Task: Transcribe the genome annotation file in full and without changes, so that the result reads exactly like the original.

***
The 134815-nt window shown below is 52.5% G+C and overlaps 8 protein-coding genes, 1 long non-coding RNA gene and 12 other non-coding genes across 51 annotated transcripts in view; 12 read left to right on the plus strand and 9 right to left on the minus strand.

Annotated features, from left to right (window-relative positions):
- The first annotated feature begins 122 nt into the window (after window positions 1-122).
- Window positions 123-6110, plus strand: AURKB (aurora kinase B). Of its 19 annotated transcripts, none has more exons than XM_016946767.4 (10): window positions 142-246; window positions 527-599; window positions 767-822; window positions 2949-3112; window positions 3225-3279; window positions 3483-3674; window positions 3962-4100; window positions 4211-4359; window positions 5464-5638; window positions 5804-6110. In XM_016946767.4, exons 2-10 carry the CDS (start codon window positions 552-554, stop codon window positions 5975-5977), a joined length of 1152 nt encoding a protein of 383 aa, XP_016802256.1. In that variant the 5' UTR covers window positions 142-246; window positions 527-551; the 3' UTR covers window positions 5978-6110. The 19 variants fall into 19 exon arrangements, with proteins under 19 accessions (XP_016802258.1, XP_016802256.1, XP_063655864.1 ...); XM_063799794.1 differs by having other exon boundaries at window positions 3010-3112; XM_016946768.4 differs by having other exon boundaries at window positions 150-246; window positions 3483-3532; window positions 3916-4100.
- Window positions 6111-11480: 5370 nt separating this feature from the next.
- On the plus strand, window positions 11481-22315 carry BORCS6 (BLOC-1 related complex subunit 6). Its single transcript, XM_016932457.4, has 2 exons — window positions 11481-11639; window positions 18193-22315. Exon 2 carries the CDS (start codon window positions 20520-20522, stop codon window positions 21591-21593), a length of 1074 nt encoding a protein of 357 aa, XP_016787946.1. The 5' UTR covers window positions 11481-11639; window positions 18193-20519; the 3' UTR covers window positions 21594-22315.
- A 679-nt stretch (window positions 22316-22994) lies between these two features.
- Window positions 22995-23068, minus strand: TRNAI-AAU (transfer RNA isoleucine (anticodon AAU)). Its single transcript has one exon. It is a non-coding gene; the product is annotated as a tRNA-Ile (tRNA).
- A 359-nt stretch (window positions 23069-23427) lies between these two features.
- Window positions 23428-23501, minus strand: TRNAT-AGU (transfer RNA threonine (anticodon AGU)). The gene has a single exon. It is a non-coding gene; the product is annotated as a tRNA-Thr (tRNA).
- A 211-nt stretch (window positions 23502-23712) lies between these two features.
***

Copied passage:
The 134815-nt window shown below is 52.5% G+C and overlaps 8 protein-coding genes, 1 long non-coding RNA gene and 12 other non-coding genes across 51 annotated transcripts in view; 12 read left to right on the plus strand and 9 right to left on the minus strand.

Annotated features, from left to right (window-relative positions):
- The first annotated feature begins 122 nt into the window (after window positions 1-122).
- Window positions 123-6110, plus strand: AURKB (aurora kinase B). Of its 19 annotated transcripts, none has more exons than XM_016946767.4 (10): window positions 142-246; window positions 527-599; window positions 767-822; window positions 2949-3112; window positions 3225-3279; window positions 3483-3674; window positions 3962-4100; window positions 4211-4359; window positions 5464-5638; window positions 5804-6110. In XM_016946767.4, exons 2-10 carry the CDS (start codon window positions 552-554, stop codon window positions 5975-5977), a joined length of 1152 nt encoding a protein of 383 aa, XP_016802256.1. In that variant the 5' UTR covers window positions 142-246; window positions 527-551; the 3' UTR covers window positions 5978-6110. The 19 variants fall into 19 exon arrangements, with proteins under 19 accessions (XP_016802258.1, XP_016802256.1, XP_063655864.1 ...); XM_063799794.1 differs by having other exon boundaries at window positions 3010-3112; XM_016946768.4 differs by having other exon boundaries at window positions 150-246; window positions 3483-3532; window positions 3916-4100.
- Window positions 6111-11480: 5370 nt separating this feature from the next.
- On the plus strand, window positions 11481-22315 carry BORCS6 (BLOC-1 related complex subunit 6). Its single transcript, XM_016932457.4, has 2 exons — window positions 11481-11639; window positions 18193-22315. Exon 2 carries the CDS (start codon window positions 20520-20522, stop codon window positions 21591-21593), a length of 1074 nt encoding a protein of 357 aa, XP_016787946.1. The 5' UTR covers window positions 11481-11639; window positions 18193-20519; the 3' UTR covers window positions 21594-22315.
- A 679-nt stretch (window positions 22316-22994) lies between these two features.
- Window positions 22995-23068, minus strand: TRNAI-AAU (transfer RNA isoleucine (anticodon AAU)). Its single transcript has one exon. It is a non-coding gene; the product is annotated as a tRNA-Ile (tRNA).
- A 359-nt stretch (window positions 23069-23427) lies between these two features.
- Window positions 23428-23501, minus strand: TRNAT-AGU (transfer RNA threonine (anticodon AGU)). The gene has a single exon. It is a non-coding gene; the product is annotated as a tRNA-Thr (tRNA).
- A 211-nt stretch (window positions 23502-23712) lies between these two features.